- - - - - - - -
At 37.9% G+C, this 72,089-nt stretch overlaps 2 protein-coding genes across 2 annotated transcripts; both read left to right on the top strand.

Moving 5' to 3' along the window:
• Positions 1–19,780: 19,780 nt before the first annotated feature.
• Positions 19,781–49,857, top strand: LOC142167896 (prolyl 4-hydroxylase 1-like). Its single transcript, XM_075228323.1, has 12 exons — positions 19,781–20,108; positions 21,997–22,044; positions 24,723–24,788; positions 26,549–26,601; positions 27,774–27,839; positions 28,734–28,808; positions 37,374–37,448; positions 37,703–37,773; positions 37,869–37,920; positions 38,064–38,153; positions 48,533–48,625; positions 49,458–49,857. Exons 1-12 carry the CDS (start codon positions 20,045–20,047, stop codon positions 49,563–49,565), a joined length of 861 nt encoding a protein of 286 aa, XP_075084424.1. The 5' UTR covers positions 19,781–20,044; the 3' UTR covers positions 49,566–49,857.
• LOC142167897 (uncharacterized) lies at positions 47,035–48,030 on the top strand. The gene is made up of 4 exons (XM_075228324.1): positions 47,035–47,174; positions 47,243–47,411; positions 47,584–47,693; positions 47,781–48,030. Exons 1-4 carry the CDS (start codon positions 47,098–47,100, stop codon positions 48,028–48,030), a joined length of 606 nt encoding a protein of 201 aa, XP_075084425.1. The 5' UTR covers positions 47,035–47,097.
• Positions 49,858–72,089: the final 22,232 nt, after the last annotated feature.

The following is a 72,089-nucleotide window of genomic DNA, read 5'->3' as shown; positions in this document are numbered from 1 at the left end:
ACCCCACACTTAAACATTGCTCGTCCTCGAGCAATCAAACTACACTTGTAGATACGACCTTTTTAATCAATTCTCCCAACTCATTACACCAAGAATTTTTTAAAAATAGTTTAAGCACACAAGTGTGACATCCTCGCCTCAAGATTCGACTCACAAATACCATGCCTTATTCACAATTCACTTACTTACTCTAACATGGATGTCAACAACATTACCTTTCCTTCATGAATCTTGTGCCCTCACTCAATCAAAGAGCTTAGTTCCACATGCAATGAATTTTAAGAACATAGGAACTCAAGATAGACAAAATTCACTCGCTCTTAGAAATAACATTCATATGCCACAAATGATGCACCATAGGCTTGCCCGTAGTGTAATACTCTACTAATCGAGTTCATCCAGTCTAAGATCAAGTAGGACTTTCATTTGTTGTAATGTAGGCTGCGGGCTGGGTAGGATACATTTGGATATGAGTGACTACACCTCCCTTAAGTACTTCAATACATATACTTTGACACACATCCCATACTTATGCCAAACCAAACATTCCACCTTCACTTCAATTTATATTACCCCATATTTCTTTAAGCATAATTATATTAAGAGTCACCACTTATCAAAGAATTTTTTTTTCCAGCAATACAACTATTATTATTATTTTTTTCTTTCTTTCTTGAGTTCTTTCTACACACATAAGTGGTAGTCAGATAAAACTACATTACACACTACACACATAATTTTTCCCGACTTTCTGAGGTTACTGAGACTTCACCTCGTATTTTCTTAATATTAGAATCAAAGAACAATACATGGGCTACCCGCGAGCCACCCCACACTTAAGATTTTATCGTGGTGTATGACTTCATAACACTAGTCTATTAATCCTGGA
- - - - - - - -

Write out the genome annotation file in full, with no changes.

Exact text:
At 37.9% G+C, this 72,089-nt stretch overlaps 2 protein-coding genes across 2 annotated transcripts; both read left to right on the top strand.

Moving 5' to 3' along the window:
• Positions 1–19,780: 19,780 nt before the first annotated feature.
• Positions 19,781–49,857, top strand: LOC142167896 (prolyl 4-hydroxylase 1-like). Its single transcript, XM_075228323.1, has 12 exons — positions 19,781–20,108; positions 21,997–22,044; positions 24,723–24,788; positions 26,549–26,601; positions 27,774–27,839; positions 28,734–28,808; positions 37,374–37,448; positions 37,703–37,773; positions 37,869–37,920; positions 38,064–38,153; positions 48,533–48,625; positions 49,458–49,857. Exons 1-12 carry the CDS (start codon positions 20,045–20,047, stop codon positions 49,563–49,565), a joined length of 861 nt encoding a protein of 286 aa, XP_075084424.1. The 5' UTR covers positions 19,781–20,044; the 3' UTR covers positions 49,566–49,857.
• LOC142167897 (uncharacterized) lies at positions 47,035–48,030 on the top strand. The gene is made up of 4 exons (XM_075228324.1): positions 47,035–47,174; positions 47,243–47,411; positions 47,584–47,693; positions 47,781–48,030. Exons 1-4 carry the CDS (start codon positions 47,098–47,100, stop codon positions 48,028–48,030), a joined length of 606 nt encoding a protein of 201 aa, XP_075084425.1. The 5' UTR covers positions 47,035–47,097.
• Positions 49,858–72,089: the final 22,232 nt, after the last annotated feature.

The following is a 72,089-nucleotide window of genomic DNA, read 5'->3' as shown; positions in this document are numbered from 1 at the left end:
ACCCCACACTTAAACATTGCTCGTCCTCGAGCAATCAAACTACACTTGTAGATACGACCTTTTTAATCAATTCTCCCAACTCATTACACCAAGAATTTTTTAAAAATAGTTTAAGCACACAAGTGTGACATCCTCGCCTCAAGATTCGACTCACAAATACCATGCCTTATTCACAATTCACTTACTTACTCTAACATGGATGTCAACAACATTACCTTTCCTTCATGAATCTTGTGCCCTCACTCAATCAAAGAGCTTAGTTCCACATGCAATGAATTTTAAGAACATAGGAACTCAAGATAGACAAAATTCACTCGCTCTTAGAAATAACATTCATATGCCACAAATGATGCACCATAGGCTTGCCCGTAGTGTAATACTCTACTAATCGAGTTCATCCAGTCTAAGATCAAGTAGGACTTTCATTTGTTGTAATGTAGGCTGCGGGCTGGGTAGGATACATTTGGATATGAGTGACTACACCTCCCTTAAGTACTTCAATACATATACTTTGACACACATCCCATACTTATGCCAAACCAAACATTCCACCTTCACTTCAATTTATATTACCCCATATTTCTTTAAGCATAATTATATTAAGAGTCACCACTTATCAAAGAATTTTTTTTTCCAGCAATACAACTATTATTATTATTTTTTTCTTTCTTTCTTGAGTTCTTTCTACACACATAAGTGGTAGTCAGATAAAACTACATTACACACTACACACATAATTTTTCCCGACTTTCTGAGGTTACTGAGACTTCACCTCGTATTTTCTTAATATTAGAATCAAAGAACAATACATGGGCTACCCGCGAGCCACCCCACACTTAAGATTTTATCGTGGTGTATGACTTCATAACACTAGTCTATTAATCCTGGA